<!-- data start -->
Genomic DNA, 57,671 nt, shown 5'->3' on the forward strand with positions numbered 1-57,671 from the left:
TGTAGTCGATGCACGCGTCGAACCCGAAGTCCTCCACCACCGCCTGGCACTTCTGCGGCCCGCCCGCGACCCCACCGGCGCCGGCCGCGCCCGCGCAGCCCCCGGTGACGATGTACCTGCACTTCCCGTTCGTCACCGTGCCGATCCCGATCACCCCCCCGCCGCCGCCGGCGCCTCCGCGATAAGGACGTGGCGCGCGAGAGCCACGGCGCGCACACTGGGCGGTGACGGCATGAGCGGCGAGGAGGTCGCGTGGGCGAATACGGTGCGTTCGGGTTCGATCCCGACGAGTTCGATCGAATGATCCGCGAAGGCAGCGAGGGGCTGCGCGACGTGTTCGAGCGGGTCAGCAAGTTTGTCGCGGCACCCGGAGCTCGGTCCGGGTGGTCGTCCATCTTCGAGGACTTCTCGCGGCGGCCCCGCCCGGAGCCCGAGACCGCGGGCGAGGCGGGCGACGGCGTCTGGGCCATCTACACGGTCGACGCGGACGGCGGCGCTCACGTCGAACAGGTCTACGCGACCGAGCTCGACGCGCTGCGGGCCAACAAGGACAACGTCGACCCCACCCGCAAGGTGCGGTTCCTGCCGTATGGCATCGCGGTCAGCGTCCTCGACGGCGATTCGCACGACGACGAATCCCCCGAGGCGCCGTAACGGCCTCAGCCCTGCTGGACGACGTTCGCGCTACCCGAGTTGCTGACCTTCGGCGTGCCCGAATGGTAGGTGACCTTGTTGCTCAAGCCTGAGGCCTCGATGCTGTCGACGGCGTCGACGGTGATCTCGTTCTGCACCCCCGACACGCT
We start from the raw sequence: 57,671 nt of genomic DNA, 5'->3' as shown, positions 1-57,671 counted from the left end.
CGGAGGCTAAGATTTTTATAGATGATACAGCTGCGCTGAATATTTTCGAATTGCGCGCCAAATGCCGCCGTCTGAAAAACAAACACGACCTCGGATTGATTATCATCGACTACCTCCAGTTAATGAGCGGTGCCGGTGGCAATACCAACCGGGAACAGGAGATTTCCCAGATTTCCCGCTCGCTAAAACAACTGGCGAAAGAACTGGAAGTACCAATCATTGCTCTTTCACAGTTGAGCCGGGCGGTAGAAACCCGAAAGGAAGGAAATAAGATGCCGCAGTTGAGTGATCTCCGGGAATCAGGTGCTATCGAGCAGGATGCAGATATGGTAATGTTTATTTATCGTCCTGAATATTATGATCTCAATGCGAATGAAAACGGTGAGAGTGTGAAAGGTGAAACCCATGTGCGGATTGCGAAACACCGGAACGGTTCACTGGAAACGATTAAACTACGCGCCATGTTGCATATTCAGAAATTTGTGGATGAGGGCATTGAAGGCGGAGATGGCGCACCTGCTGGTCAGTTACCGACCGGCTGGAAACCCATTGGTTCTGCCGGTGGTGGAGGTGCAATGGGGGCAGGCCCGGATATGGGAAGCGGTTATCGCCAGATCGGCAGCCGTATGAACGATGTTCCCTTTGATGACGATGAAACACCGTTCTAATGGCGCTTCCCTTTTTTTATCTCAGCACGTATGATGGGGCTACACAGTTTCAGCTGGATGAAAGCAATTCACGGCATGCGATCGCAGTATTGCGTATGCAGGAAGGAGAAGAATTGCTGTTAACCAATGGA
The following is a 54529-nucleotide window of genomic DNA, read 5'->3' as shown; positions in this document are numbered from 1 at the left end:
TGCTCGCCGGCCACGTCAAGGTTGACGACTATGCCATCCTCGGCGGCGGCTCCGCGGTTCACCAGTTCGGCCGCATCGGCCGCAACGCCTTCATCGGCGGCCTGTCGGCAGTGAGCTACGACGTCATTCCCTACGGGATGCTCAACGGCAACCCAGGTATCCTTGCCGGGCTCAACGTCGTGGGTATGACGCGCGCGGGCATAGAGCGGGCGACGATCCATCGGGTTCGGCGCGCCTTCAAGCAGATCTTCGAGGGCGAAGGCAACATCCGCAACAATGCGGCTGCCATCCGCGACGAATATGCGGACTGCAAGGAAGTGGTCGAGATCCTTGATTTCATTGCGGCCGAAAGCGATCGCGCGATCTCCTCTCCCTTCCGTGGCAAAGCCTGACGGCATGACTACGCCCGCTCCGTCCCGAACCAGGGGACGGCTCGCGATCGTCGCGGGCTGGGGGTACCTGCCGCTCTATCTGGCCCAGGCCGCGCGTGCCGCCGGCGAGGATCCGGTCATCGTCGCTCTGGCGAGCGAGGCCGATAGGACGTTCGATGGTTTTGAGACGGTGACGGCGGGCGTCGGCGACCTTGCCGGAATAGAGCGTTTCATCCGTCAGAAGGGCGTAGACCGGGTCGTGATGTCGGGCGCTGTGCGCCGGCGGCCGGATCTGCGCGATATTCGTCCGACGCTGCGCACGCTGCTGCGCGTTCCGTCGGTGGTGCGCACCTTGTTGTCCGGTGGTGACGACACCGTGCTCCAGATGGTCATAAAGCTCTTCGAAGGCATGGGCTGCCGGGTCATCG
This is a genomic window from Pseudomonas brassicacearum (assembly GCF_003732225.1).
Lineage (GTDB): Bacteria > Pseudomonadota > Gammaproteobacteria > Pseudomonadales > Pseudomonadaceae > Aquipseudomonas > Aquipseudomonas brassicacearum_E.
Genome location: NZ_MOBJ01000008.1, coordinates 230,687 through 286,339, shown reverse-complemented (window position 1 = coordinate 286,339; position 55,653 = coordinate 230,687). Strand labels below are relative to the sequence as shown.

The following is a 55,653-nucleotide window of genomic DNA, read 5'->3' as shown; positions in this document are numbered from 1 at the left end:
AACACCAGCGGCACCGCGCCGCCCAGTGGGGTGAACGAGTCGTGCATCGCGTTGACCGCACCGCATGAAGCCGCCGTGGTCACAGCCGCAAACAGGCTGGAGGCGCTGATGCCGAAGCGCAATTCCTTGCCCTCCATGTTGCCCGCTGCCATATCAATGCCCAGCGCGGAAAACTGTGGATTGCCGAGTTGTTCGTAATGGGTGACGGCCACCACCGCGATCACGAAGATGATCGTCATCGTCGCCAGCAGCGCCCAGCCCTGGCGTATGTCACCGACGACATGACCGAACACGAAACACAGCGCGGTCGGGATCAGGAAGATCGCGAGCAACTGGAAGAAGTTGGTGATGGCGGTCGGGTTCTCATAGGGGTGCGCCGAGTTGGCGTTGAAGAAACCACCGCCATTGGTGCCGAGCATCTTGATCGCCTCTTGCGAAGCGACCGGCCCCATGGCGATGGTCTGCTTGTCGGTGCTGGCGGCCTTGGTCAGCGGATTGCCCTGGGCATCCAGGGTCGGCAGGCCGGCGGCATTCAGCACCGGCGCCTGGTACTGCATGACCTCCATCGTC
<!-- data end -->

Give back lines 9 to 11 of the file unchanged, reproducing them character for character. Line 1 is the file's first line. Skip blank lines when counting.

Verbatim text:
Genome location: NZ_MOBJ01000008.1, coordinates 230,687 through 286,339, shown reverse-complemented (window position 1 = coordinate 286,339; position 55,653 = coordinate 230,687). Strand labels below are relative to the sequence as shown.

The following is a 55,653-nucleotide window of genomic DNA, read 5'->3' as shown; positions in this document are numbered from 1 at the left end:
AACACCAGCGGCACCGCGCCGCCCAGTGGGGTGAACGAGTCGTGCATCGCGTTGACCGCACCGCATGAAGCCGCCGTGGTCACAGCCGCAAACAGGCTGGAGGCGCTGATGCCGAAGCGCAATTCCTTGCCCTCCATGTTGCCCGCTGCCATATCAATGCCCAGCGCGGAAAACTGTGGATTGCCGAGTTGTTCGTAATGGGTGACGGCCACCACCGCGATCACGAAGATGATCGTCATCGTCGCCAGCAGCGCCCAGCCCTGGCGTATGTCACCGACGACATGACCGAACACGAAACACAGCGCGGTCGGGATCAGGAAGATCGCGAGCAACTGGAAGAAGTTGGTGATGGCGGTCGGGTTCTCATAGGGGTGCGCCGAGTTGGCGTTGAAGAAACCACCGCCATTGGTGCCGAGCATCTTGATCGCCTCTTGCGAAGCGACCGGCCCCATGGCGATGGTCTGCTTGTCGGTGCTGGCGGCCTTGGTCAGCGGATTGCCCTGGGCATCCAGGGTCGGCAGGCCGGCGGCATTCAGCACCGGCGCCTGGTACTGCATGACCTCCATCGTC